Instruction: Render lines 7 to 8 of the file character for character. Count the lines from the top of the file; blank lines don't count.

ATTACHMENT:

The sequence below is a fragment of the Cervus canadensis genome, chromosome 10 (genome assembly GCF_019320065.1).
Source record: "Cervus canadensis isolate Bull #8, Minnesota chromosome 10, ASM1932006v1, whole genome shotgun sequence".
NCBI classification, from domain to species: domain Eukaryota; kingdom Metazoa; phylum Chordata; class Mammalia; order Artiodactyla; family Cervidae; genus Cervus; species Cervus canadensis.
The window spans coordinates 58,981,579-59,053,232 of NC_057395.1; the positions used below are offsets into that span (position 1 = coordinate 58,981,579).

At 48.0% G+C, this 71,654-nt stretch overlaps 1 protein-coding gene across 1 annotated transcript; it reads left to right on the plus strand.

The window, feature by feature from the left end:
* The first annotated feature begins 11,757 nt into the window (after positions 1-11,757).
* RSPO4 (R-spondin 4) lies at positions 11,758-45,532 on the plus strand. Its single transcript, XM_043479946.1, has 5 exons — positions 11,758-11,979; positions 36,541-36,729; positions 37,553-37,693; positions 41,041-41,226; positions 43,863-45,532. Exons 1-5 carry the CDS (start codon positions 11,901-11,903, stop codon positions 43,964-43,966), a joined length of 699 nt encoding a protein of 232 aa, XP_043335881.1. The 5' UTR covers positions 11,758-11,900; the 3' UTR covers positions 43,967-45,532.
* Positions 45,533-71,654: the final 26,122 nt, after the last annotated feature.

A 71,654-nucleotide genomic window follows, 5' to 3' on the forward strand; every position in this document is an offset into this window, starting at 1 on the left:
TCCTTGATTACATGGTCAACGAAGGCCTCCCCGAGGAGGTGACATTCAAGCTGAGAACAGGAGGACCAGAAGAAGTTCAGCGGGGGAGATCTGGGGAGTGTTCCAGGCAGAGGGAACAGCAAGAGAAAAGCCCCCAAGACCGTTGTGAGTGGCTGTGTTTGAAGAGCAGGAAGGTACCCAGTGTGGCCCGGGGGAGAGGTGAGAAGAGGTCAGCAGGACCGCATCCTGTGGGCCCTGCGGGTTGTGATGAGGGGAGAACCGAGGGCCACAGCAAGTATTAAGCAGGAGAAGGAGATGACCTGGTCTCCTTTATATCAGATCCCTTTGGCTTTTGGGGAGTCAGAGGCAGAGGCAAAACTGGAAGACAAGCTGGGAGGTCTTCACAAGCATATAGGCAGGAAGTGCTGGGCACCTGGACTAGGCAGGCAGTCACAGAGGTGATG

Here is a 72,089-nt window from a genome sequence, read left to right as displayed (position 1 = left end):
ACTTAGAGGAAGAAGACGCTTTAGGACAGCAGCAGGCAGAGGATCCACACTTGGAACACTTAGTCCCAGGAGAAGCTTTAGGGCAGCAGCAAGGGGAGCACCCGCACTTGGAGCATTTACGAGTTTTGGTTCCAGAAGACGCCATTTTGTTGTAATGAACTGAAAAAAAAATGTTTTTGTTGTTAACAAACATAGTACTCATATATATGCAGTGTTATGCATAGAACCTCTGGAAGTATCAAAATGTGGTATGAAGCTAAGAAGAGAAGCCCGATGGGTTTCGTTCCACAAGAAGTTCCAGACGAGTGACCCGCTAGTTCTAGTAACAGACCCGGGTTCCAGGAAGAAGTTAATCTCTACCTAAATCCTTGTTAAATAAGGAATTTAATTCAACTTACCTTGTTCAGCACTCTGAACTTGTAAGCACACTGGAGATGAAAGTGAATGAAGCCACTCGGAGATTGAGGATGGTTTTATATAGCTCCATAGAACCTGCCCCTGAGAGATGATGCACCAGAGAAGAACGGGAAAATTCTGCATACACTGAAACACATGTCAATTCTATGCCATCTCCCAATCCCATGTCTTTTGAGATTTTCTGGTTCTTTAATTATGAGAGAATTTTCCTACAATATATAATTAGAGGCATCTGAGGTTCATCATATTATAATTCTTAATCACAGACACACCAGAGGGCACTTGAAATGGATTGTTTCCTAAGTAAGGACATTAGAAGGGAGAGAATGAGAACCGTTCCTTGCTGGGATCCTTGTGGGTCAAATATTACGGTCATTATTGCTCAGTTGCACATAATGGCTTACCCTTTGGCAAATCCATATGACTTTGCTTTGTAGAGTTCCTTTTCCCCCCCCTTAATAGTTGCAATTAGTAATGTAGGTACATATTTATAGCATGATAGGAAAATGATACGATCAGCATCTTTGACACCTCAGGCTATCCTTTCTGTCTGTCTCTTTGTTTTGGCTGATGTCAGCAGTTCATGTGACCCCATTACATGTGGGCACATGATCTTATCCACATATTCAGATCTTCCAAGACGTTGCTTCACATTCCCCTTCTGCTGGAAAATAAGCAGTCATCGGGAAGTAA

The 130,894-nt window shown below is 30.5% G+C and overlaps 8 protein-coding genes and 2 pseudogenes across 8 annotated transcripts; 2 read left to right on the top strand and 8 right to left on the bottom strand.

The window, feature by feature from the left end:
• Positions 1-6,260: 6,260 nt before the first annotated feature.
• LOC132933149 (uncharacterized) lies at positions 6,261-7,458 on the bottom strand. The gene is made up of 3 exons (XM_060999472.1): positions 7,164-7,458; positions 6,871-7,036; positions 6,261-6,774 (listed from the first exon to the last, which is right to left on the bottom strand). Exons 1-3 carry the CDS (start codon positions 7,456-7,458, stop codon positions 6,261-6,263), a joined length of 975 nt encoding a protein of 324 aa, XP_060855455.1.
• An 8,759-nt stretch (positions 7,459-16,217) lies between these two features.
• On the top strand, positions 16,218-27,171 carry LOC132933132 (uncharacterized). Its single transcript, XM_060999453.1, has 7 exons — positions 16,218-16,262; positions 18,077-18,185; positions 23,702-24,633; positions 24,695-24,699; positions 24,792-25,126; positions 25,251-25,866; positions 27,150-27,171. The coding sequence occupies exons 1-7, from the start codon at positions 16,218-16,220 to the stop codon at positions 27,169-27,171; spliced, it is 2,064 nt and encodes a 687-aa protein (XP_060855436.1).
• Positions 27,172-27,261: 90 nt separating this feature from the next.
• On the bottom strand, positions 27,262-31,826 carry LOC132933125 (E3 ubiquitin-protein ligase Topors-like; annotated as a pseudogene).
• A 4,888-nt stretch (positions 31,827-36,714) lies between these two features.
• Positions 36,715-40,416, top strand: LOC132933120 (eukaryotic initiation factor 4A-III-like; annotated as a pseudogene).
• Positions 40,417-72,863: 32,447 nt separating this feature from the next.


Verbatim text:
* The first annotated feature begins 11,757 nt into the window (after positions 1-11,757).
* RSPO4 (R-spondin 4) lies at positions 11,758-45,532 on the plus strand. Its single transcript, XM_043479946.1, has 5 exons — positions 11,758-11,979; positions 36,541-36,729; positions 37,553-37,693; positions 41,041-41,226; positions 43,863-45,532. Exons 1-5 carry the CDS (start codon positions 11,901-11,903, stop codon positions 43,964-43,966), a joined length of 699 nt encoding a protein of 232 aa, XP_043335881.1. The 5' UTR covers positions 11,758-11,900; the 3' UTR covers positions 43,967-45,532.